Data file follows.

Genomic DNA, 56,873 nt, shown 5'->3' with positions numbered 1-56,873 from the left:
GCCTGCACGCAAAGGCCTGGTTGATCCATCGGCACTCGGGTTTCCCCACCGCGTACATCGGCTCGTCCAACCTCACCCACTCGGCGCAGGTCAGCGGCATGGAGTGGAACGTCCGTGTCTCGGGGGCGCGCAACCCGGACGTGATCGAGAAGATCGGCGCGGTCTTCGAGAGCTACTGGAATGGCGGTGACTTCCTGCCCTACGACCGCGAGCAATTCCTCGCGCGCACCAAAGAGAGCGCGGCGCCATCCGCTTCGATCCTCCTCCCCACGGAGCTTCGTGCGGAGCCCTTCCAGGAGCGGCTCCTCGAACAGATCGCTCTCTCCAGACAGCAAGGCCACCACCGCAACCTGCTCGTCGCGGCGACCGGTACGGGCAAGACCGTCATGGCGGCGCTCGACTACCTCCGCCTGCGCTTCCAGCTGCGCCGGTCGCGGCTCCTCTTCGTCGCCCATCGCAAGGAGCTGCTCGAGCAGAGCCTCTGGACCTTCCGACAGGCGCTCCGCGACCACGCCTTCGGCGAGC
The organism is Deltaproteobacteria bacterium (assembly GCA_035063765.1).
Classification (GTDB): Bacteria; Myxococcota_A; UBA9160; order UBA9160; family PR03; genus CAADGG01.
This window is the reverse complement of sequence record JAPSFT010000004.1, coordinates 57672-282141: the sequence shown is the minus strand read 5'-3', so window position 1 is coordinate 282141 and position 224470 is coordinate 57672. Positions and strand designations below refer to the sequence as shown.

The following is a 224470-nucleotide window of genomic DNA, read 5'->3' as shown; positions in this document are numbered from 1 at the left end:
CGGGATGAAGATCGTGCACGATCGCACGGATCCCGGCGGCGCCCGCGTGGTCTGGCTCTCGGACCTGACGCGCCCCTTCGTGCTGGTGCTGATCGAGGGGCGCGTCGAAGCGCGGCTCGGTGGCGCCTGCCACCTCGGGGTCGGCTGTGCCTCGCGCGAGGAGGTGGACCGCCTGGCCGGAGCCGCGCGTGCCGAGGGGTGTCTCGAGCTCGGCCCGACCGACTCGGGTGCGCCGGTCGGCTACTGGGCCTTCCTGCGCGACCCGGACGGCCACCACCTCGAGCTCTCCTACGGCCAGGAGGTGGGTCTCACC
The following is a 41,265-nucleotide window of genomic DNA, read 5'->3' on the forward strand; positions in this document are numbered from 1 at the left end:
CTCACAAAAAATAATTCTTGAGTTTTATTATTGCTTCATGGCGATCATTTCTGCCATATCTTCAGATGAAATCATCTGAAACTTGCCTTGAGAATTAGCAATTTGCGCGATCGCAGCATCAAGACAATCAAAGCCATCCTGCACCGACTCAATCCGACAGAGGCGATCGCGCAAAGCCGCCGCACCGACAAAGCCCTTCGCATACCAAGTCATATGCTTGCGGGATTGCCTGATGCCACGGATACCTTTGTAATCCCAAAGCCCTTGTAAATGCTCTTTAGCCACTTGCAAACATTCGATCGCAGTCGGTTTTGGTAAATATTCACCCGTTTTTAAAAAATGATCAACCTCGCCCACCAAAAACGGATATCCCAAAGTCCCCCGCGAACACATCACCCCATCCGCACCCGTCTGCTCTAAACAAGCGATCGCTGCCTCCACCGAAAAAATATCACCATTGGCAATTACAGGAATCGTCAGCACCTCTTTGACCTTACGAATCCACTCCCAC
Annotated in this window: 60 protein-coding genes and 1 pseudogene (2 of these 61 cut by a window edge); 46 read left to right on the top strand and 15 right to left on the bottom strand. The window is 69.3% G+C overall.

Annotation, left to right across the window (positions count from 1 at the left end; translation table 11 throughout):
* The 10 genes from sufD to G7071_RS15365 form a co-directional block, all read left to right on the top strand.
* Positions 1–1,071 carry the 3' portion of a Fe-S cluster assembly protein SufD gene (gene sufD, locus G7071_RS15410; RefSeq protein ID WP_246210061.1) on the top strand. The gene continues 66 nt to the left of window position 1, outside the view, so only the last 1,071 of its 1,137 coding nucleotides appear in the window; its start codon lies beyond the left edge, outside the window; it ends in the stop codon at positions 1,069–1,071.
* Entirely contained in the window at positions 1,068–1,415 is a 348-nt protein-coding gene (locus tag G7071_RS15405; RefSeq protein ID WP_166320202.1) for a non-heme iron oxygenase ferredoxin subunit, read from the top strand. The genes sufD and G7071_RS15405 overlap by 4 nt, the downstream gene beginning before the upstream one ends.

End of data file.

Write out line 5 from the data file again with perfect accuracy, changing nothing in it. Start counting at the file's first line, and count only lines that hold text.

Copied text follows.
This window is the reverse complement of sequence record JAPSFT010000004.1, coordinates 57672-282141: the sequence shown is the minus strand read 5'-3', so window position 1 is coordinate 282141 and position 224470 is coordinate 57672. Positions and strand designations below refer to the sequence as shown.